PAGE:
To determine whether this phenomenon also occurs in humans, the researchers looked at samples taken from pediatric IBD patients. They confirmed that the dendritic cells in the human intestine also produce hepcidin in response to injury. This pathway may therefore be clinically important for people with IBD. “Our study suggests that hepcidin may have a protective role because if the gene that codes for this hormone is deleted, the severity of the disease is greater. The use of hepcidin mimetic treatments could therefore have a therapeutic role in promoting iron sequestration, reducing its availability to bacteria that proliferate in the intestine and promoting the healing of lesions,” concludes Peyssonnaux.

Repetitive negative thinking linked to dementia risk

Persistently engaging in negative thinking patterns may raise the risk of Alzheimer’s disease, finds a new UCL-led study.

In the study of people aged over 55, published in Alzheimer’s & Dementia, researchers found ‘repetitive negative thinking’ (RNT) is linked to subsequent cognitive decline as well as the deposition of harmful brain proteins linked to Alzheimer’s.

The researchers say RNT should now be further investigated as a potential risk factor for dementia, and psychological tools, such as mindfulness or mediation, should be studied to see if these could reduce dementia risk.

Lead author Dr Natalie Marchant (UCL Psychiatry) said: “Depression and anxiety in mid-life and old age are already known to be risk factors for dementia. Here, we found that certain thinking patterns implicated in depression and anxiety could be an underlying reason why people with those disorders are more likely to develop dementia.

“We hope that our findings could be used to develop strategies to lower people’s risk of dementia by helping them to reduce their negative thinking patterns.”

For the Alzheimer’s Society-supported study, the research team from UCL, INSERM and McGill University studied 292 people over the age of 55 who were part of the PREVENT-AD cohort study, and a further 68 people from the IMAP+ cohort.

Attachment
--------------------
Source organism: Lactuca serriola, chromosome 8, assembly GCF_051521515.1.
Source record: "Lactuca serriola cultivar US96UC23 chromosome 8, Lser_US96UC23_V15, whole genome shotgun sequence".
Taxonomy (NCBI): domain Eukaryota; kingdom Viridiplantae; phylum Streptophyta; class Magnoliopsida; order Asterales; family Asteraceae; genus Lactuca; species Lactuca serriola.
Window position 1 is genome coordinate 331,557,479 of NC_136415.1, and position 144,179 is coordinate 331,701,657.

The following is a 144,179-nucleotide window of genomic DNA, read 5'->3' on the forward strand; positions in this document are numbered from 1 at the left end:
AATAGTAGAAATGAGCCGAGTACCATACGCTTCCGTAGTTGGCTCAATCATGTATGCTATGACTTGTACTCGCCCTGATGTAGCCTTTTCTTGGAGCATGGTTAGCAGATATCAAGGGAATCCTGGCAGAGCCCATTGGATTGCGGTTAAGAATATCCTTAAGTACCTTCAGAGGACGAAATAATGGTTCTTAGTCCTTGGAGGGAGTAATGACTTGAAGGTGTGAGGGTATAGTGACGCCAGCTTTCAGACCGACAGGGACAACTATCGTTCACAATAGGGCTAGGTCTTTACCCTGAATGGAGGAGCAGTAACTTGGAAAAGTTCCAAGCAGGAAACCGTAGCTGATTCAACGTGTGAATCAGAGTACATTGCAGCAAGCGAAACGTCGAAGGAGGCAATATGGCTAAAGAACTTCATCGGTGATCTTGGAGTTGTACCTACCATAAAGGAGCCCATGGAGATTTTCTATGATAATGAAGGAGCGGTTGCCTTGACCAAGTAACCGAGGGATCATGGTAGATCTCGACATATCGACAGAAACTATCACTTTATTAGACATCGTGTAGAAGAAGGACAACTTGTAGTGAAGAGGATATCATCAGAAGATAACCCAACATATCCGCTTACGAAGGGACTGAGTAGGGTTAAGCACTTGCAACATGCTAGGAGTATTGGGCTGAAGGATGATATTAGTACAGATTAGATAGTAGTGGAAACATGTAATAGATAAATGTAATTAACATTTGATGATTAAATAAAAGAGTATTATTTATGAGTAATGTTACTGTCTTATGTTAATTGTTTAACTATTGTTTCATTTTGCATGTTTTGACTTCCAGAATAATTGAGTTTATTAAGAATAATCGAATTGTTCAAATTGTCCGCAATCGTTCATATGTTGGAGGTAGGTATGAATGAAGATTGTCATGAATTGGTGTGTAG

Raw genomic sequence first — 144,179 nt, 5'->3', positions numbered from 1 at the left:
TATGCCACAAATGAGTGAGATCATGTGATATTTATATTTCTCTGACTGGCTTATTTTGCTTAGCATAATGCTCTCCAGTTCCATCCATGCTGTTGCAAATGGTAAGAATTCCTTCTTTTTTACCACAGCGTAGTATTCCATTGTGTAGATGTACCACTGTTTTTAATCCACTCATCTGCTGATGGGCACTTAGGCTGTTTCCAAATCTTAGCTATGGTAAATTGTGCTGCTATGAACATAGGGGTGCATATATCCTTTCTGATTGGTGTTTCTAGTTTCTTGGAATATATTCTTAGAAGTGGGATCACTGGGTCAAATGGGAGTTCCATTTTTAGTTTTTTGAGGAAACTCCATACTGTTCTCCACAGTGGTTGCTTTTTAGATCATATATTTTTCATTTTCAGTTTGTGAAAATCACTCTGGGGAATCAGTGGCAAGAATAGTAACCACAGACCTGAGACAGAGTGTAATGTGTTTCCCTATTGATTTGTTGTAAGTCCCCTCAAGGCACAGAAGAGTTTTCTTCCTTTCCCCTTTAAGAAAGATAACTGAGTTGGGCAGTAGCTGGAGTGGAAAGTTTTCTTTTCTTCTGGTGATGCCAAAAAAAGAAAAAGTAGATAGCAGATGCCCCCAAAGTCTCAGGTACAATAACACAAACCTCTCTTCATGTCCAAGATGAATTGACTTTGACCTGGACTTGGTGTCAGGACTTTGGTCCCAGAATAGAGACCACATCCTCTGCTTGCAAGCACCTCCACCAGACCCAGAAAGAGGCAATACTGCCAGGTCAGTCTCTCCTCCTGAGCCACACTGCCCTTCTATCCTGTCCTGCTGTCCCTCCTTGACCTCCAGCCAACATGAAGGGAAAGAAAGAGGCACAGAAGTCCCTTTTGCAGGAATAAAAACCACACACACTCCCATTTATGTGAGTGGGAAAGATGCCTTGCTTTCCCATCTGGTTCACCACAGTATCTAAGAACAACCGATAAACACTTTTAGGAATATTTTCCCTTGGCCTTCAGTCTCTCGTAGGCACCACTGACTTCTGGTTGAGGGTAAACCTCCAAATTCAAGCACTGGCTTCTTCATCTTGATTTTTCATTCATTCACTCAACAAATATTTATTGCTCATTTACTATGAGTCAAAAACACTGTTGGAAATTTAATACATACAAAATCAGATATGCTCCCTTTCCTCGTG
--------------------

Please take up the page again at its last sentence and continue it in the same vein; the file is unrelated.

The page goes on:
Over a period of two years, the study participants responded to questions about how they typically think about negative experiences, focusing on RNT patterns like rumination about the past and worry about the future. The participants also completed measures of depression and anxiety symptoms.

Their cognitive function was assessed, measuring memory, attention, spatial cognition, and language. Some (113) of the participants also underwent PET brain scans, measuring deposits of tau and amyloid, two proteins which cause the most common type of dementia, Alzheimer’s disease, when they build up in the brain.

The researchers found that people who exhibited higher RNT patterns experienced more cognitive decline over a four-year period, and declines in memory (which is among the earlier signs of Alzheimer’s disease), and they were more likely to have amyloid and tau deposits in their brain.

Depression and anxiety were associated with subsequent cognitive decline but not with either amyloid or tau deposition, suggesting that RNT could be the main reason why depression and anxiety contribute to Alzheimer’s disease risk.

“We propose that repetitive negative thinking may be a new risk factor for dementia as it could contribute to dementia in a unique way,” said Dr Marchant.

The researchers suggest that RNT may contribute to Alzheimer’s risk via its impact on indicators of stress such as high blood pressure, as other studies have found that physiological stress can contribute to amyloid and tau deposition.